Geography of Saharan Dust: Where and How Does it Travel?

Julian Marks

Updated:

The Sahara Desert is a vast expanse of sand and barren rocky areas that occupies much of northern Africa. It is renowned for its incredibly harsh environment, which includes extreme temperatures, near-constant sunshine and a lack of water.

The Sahara Desert is perhaps less known for being a huge generator of atmospheric dust, which is transported in enormous quantities from the Sahara and deposited up to a few thousand miles away, carried by large winds that blow over an incredibly long distance.

How much Saharan dust is produced and transported around the world is currently threatened, due to predicted impacts from climate change. 

What is Saharan dust?

Saharan dust is a mixture of sand and dust particles that originate from the Sahara Desert in North Africa and are transported by winds to other regions, including the Caribbean, South America, and the southern United States.

These dust storms can travel thousands of miles across the ocean.

Saharan Dust on the Move

During the summer months, plumes of Saharan dust are blown from the African continent, often occurring a few days apart from each other.

Strong winds blew across North and West Africa, picking up massive amounts of dust from the Sahara Desert and transporting it across the Atlantic Ocean as seen in this series of satellite imagery from NASA. captured March 26, March 27, March 28, and March 29, 2018. Image: NASA.
Strong winds blew across North and West Africa, picking up massive amounts of dust from the Sahara Desert and transporting it across the Atlantic Ocean as seen in this series of satellite imagery from NASA. captured March 26, March 27, March 28, and March 29, 2018. Image: NASA, VIIRS on the Suomi NPP satellite.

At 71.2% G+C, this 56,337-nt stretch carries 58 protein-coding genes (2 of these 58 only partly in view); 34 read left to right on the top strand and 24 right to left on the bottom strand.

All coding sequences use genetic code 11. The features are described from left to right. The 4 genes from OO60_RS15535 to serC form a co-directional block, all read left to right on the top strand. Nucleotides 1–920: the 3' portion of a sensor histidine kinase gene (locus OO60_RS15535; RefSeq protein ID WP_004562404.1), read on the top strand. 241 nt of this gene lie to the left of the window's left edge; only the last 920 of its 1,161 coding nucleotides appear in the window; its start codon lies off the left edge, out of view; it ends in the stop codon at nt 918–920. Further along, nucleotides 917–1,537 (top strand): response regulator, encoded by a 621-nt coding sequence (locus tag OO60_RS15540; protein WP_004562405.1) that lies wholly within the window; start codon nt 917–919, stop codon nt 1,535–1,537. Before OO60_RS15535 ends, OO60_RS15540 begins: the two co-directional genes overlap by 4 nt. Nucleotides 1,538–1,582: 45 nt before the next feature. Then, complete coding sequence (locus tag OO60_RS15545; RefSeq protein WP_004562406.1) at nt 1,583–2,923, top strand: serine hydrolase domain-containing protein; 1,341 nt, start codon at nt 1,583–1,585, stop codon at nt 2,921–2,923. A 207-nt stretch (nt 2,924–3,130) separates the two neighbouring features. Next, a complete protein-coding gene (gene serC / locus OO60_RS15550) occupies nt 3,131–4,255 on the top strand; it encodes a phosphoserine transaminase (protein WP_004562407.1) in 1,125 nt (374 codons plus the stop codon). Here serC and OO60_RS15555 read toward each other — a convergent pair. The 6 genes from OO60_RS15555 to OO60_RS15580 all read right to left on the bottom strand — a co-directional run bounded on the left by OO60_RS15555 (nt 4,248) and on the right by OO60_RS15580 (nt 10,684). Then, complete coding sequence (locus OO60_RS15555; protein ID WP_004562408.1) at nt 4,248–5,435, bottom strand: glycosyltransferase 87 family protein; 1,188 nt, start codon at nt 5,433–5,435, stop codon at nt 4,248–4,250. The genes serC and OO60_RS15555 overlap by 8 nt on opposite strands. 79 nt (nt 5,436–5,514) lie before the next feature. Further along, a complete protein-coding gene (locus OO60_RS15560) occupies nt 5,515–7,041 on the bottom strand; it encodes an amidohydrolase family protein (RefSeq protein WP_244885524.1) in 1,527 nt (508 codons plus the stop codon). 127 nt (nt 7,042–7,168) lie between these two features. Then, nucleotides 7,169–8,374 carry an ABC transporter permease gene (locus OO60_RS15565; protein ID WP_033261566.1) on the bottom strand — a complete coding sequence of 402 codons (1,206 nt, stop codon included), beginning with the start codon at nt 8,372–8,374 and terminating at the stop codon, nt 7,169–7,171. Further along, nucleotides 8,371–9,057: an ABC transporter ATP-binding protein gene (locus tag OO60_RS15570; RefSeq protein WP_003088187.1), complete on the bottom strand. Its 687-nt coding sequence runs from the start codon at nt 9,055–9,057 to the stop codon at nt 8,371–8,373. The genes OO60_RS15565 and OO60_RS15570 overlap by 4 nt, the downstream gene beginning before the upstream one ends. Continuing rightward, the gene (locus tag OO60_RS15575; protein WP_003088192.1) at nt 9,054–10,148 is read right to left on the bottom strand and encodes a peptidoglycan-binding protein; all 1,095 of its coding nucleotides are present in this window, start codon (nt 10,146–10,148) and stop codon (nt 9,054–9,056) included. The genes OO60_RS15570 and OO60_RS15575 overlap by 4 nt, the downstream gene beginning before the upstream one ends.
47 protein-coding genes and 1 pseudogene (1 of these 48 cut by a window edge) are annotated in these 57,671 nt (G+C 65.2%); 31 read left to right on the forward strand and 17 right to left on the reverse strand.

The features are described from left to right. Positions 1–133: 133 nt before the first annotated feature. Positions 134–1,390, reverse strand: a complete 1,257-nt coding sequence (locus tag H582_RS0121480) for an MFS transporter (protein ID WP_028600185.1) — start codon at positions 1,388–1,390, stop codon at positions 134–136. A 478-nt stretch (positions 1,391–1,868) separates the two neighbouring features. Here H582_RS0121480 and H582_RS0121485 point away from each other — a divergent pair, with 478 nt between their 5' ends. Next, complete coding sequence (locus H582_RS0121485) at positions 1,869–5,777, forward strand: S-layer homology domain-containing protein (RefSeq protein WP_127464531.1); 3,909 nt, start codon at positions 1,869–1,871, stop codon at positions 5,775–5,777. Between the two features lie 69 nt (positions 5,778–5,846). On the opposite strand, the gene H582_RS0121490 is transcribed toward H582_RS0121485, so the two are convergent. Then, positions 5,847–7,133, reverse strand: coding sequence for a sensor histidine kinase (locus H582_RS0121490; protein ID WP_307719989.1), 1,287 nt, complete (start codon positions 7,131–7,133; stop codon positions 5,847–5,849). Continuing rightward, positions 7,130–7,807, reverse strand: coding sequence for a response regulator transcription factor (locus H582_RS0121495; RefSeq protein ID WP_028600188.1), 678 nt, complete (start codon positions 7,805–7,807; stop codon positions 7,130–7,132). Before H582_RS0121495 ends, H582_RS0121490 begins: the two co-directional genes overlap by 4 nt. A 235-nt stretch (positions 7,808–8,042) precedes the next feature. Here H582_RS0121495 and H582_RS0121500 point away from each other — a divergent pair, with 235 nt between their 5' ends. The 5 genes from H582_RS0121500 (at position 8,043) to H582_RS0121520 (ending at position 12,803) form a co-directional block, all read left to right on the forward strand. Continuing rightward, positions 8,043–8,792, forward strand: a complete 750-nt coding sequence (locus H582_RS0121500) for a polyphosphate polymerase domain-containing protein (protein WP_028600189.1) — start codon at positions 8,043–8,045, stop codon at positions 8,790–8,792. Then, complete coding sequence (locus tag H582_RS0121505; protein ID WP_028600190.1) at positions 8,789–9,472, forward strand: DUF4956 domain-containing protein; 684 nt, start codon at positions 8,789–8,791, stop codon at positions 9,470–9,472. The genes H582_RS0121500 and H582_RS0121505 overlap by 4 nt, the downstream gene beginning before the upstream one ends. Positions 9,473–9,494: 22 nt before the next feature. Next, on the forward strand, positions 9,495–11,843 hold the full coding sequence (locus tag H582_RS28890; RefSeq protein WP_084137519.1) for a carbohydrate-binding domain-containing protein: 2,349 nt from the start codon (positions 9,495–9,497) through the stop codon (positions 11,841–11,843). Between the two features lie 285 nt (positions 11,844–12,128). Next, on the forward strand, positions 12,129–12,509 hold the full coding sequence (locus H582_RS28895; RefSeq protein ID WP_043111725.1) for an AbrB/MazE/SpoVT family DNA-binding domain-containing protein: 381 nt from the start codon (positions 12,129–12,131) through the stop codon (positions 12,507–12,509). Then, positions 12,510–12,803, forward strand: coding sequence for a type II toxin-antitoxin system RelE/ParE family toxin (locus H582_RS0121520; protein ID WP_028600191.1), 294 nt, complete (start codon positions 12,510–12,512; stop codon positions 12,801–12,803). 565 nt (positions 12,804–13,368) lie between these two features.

The dust consists of fine dust particles, found in hollows or on desert flats that, on rare occasions, hold water which then dries out, leaving behind silt and other fine sediments. Dust particles are rarely derived from sand dunes, as these are too heavy and require very strong winds to loft them and keep them in the air for an extended period of time.

After being picked up by the wind, much of the dust travels over an incredibly long distance – the small size of the particles means that they are rather light, and can therefore remain suspended above the Earth’s surface for hundreds, if not thousands, of miles.

What is the Saharan Air Layer

This layer of wind borne dust is know as the Saharan Air Layer. This seasonal mass of extremely dry, dusty air forms above the Sahara Desert

Strong wind currents also keep the dust particles suspended over such distances, with a great example being the north-easterly trade winds, which blow from the Sahara toward the Americas.

The dust particles are usually transported at a height of between one and three miles above the surface of the globe, meaning that they can freely travel for a long distance without settling, and without any interference from many natural landscape features. Only large-scale mountain ranges can disrupt the airflow at such a height. 

Saharan Dust Plumes